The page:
By any standards, it is a remarkable survival. First, because very few Georgian organs were spared by the Victorians. In the course of their radical restorations of church buildings, they threw out most of the furnishings, including any organs which they found. They replaced them with what were (to them) modern instruments, and the old organs were scrapped. Secondly, it is important because English organ design changed drastically in the middle years of the nineteenth century, and this organ preserves nearly all the distinctive features of the period before this. Although it has a few pedals to be played by the feet, these are extremely limited in their scope; instead, the organist relies on the keyboards which consequently have more notes (especially low notes) than a Victorian organ would have had. This means that you can play music on it (music written before 1840) which requires these extra notes. Thirdly, it retains its original organ case - the wooden 'enclosure' in which the pipework and mechanisms stand, and which has a decorative front with gilded pipes. It is a fanciful design, with palm fronds, classical mouldings and even Gothic elements - just the sort of mix that the architects and furniture-makers of the Regency period enjoyed. It is great fun.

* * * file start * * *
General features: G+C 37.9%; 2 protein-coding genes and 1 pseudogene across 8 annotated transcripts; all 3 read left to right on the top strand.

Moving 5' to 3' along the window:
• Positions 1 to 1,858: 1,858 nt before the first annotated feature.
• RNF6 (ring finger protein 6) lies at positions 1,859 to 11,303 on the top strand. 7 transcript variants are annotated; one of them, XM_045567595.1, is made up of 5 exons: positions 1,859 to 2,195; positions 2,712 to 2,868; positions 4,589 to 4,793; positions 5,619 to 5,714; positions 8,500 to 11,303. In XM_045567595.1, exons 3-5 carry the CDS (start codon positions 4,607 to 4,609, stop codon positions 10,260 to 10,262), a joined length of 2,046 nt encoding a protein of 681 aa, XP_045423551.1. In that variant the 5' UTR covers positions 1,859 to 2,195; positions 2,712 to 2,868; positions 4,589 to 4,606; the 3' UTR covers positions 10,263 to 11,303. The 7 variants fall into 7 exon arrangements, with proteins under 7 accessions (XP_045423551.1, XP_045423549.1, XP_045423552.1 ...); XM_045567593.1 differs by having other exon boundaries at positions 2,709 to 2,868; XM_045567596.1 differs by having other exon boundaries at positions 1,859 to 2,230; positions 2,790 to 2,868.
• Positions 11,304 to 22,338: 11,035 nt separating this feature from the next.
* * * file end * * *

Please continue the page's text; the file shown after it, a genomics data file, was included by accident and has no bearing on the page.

But what else do we know about its history?
It was made by Henry Cephas Lincoln, a London organ-builder, who had a workshop in High Holborn, not far from St Giles-in-the-Fields. He was born in 1788 or 1789. His father, John, was also an organ-builder, and after H.C. had served an apprenticeship with a firm named Flight & Robson, who specialised in making barrel organs, he went to work with his father. He had a brother named Cleophas, who also worked in the family firm.
It seems to have been a flourishing concern. We don't know how many workmen they employed - but probably a dozen or so. During the 1810s, 20s and 30s the firm had a steady output of organs of all shapes and sizes: chamber and cabinet organs for music rooms and parlours; barrel organs for country churches; fully-fledged organs with two or three keyboards for urban churches and chapels. On the strength of a number of commissions for the Prince Regent in Brighton, H.C. was able to title himself 'Organ Builder to the King' (as he became in 1820). By this stage he was one of the five or six leading organ manufacturers in London.
He kept abreast of changes in organ design, and it was while building a large modern organ in 1846 for a church in Southwark that something seems to have gone wrong. He may have had some sort of illness or breakdown, or the organ may just have beyond his technical skills (the musical design stretched the mechanical technology of the day to its limits), and the business collapsed soon afterwards. H.C. continued to do a small amount of work after this - notably, for Buckingham Palace, moving two of his organs from Brighton Pavilion - but he disappears from view during the 1850s. He died on 5 March 1864 at the age of seventy-five. He left no will, and the impression is that he died in reduced circumstances. It was a melancholy end for one who had once been entitled to describe himself as 'organ builder by appointment to the King'.